The World Cup kicks off in Brazil today, June 12. This tournament, which attracts close to 1 billion viewers, ranks with the Olympics and the Super Bowl in terms of profitability, predicted to generate $4 billion in total revenue.
For an event like this, you may not be surprised that trademarks play an important – and financially valuable – legal role. Most of FIFA’s revenue comes from television and marketing rights. When Brazil won the right to host the tournament, it did so under strict terms that FIFA could file and fast-track any related trademark registrations in the Brazilian Patent and Trademark Office without paying fees and that FIFA was released from any bond requirements related to efforts to enforce FIFA’s IP rights in Brazilian courts. FIFA filed applications for nearly 100 marks related to the games.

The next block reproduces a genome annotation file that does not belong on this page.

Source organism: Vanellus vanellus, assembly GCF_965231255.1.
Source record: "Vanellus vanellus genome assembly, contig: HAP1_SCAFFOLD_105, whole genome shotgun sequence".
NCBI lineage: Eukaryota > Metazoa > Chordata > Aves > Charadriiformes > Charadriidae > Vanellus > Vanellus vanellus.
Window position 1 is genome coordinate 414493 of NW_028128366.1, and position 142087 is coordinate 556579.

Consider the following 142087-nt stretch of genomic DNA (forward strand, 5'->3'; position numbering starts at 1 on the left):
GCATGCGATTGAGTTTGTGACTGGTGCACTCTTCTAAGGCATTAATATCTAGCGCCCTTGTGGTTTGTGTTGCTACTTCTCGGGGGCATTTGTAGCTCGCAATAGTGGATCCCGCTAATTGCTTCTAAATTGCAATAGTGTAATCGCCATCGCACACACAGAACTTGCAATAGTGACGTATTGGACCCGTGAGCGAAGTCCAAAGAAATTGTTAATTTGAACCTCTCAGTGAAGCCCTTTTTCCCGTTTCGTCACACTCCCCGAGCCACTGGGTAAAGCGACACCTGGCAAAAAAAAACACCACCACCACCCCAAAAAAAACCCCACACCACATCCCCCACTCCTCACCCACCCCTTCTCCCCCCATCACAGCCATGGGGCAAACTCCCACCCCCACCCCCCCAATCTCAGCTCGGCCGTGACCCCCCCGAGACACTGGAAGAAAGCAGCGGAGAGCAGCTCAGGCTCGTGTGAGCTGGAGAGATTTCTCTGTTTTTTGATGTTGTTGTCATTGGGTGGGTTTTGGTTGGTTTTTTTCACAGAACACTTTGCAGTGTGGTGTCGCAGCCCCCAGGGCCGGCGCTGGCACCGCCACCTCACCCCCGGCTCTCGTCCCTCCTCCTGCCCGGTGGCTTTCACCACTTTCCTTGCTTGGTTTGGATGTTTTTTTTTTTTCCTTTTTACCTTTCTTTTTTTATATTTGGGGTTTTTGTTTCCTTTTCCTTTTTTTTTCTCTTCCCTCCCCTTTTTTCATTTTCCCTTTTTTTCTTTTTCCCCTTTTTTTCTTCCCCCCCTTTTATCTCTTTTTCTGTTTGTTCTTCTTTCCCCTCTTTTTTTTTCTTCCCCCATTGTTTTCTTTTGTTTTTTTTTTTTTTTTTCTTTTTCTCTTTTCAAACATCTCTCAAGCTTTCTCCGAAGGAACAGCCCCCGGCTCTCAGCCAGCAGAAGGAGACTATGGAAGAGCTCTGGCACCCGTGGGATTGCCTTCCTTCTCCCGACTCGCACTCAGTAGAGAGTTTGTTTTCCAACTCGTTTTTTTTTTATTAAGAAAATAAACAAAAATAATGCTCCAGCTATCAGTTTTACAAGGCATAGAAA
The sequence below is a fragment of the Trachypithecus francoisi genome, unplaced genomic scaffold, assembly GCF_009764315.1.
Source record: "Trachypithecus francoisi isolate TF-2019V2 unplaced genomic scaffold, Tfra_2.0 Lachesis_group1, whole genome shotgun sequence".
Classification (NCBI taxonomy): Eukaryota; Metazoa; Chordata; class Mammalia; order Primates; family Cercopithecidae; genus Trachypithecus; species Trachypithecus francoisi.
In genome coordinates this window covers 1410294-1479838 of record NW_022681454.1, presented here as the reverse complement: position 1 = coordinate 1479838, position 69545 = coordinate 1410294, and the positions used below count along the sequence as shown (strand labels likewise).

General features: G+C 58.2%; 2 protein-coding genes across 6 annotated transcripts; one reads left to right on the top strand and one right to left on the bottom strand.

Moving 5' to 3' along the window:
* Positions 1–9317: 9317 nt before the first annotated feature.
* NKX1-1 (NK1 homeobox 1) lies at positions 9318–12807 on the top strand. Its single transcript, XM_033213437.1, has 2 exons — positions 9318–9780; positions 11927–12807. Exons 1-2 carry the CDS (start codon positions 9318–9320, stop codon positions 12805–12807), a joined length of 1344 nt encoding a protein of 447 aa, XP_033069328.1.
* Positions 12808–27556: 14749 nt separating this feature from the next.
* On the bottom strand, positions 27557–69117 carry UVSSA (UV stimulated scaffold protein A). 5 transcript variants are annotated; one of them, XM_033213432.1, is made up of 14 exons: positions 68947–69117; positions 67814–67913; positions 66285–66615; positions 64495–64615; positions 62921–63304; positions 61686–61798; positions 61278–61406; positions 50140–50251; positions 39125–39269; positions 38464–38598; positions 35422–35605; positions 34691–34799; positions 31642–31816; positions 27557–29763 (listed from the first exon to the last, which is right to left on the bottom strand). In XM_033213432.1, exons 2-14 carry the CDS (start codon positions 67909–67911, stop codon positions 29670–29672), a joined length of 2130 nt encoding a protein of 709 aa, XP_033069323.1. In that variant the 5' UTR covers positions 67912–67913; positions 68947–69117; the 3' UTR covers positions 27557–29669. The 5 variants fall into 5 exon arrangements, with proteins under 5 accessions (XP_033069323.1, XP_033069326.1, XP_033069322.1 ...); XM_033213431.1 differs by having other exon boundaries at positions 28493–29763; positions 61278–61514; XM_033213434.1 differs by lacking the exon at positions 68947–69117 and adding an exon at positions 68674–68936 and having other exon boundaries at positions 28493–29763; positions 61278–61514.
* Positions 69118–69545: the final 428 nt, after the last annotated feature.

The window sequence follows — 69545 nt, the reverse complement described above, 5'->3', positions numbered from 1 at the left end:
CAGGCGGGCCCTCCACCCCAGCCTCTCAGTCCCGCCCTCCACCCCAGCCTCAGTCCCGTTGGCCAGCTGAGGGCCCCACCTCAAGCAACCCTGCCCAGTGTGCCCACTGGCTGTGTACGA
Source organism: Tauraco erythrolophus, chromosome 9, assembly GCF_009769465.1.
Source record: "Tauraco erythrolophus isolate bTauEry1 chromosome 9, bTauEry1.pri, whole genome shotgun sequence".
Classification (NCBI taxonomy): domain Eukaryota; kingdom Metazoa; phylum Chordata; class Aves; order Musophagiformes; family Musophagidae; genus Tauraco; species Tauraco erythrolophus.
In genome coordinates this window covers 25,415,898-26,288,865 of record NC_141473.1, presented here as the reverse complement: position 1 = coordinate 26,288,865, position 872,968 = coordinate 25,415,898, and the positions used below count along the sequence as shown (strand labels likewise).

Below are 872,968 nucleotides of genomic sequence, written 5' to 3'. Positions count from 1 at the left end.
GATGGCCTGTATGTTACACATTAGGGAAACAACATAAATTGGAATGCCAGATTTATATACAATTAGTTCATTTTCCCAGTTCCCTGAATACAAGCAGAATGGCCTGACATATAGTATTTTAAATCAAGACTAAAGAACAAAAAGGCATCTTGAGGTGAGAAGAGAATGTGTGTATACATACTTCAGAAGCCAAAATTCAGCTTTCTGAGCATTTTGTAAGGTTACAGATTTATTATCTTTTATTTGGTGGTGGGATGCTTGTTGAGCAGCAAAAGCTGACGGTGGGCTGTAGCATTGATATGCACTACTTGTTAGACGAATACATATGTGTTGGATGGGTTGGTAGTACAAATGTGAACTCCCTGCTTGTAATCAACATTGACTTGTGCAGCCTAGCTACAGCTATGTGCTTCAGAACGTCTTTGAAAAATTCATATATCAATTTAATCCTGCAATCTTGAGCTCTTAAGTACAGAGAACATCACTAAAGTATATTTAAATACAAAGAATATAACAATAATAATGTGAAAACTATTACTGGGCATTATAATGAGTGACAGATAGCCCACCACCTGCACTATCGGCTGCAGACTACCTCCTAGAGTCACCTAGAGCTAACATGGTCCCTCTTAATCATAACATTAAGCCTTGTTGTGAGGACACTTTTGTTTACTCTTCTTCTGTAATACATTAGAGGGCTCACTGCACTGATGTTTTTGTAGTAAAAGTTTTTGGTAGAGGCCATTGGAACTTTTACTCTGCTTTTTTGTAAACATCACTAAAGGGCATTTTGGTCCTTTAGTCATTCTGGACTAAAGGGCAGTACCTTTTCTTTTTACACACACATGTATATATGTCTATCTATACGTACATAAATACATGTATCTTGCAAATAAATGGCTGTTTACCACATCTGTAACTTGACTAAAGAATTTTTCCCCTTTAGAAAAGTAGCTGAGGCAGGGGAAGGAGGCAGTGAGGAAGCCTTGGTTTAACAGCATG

According to the explanations and guidelines on FIFA’s website, marketers must abstain from using all of the registered logos and slogans and only products from ?authorized” World Cup sponsors are allowed within 2-kilometers of each hosting venue. Even Google is taking a cautious stance to avoid infringing FIFA’s brand and thereby foregoing income from thousands of potential ad clicks. Their policy prohibits advertisers from using third-party trademarks in ad copy. If you were to enter the search term ?World Cup 2014” you would find very few advertisements in the results. Instead, you will find Google’s OneBox, branded by FIFA’s logo and displaying mostly generic information. FIFA and it’s official sponsors and affiliates, however, may advertise these trademarks.